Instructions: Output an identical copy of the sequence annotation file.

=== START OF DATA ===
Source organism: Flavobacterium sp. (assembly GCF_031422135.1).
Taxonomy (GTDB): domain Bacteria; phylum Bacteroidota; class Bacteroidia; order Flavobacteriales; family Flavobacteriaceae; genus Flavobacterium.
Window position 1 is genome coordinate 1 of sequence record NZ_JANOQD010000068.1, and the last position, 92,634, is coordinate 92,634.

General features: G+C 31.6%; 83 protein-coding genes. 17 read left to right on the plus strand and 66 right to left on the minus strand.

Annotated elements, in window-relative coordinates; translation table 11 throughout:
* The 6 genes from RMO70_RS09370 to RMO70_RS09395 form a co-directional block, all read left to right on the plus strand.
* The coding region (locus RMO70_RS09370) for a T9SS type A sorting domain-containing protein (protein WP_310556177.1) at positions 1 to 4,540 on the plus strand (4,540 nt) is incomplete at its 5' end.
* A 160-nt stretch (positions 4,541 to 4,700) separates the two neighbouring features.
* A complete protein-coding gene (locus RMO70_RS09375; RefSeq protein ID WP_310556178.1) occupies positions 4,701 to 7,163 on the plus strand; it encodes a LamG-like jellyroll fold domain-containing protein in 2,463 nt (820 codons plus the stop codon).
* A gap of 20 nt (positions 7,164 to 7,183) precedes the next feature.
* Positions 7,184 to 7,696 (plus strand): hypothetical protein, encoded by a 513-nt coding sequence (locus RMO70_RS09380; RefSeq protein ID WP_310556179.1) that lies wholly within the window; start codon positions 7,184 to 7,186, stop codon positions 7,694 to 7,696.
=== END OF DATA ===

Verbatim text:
Source organism: Flavobacterium sp. (assembly GCF_031422135.1).
Taxonomy (GTDB): domain Bacteria; phylum Bacteroidota; class Bacteroidia; order Flavobacteriales; family Flavobacteriaceae; genus Flavobacterium.
Window position 1 is genome coordinate 1 of sequence record NZ_JANOQD010000068.1, and the last position, 92,634, is coordinate 92,634.

General features: G+C 31.6%; 83 protein-coding genes. 17 read left to right on the plus strand and 66 right to left on the minus strand.

Annotated elements, in window-relative coordinates; translation table 11 throughout:
* The 6 genes from RMO70_RS09370 to RMO70_RS09395 form a co-directional block, all read left to right on the plus strand.
* The coding region (locus RMO70_RS09370) for a T9SS type A sorting domain-containing protein (protein WP_310556177.1) at positions 1 to 4,540 on the plus strand (4,540 nt) is incomplete at its 5' end.
* A 160-nt stretch (positions 4,541 to 4,700) separates the two neighbouring features.
* A complete protein-coding gene (locus RMO70_RS09375; RefSeq protein ID WP_310556178.1) occupies positions 4,701 to 7,163 on the plus strand; it encodes a LamG-like jellyroll fold domain-containing protein in 2,463 nt (820 codons plus the stop codon).
* A gap of 20 nt (positions 7,164 to 7,183) precedes the next feature.
* Positions 7,184 to 7,696 (plus strand): hypothetical protein, encoded by a 513-nt coding sequence (locus RMO70_RS09380; RefSeq protein ID WP_310556179.1) that lies wholly within the window; start codon positions 7,184 to 7,186, stop codon positions 7,694 to 7,696.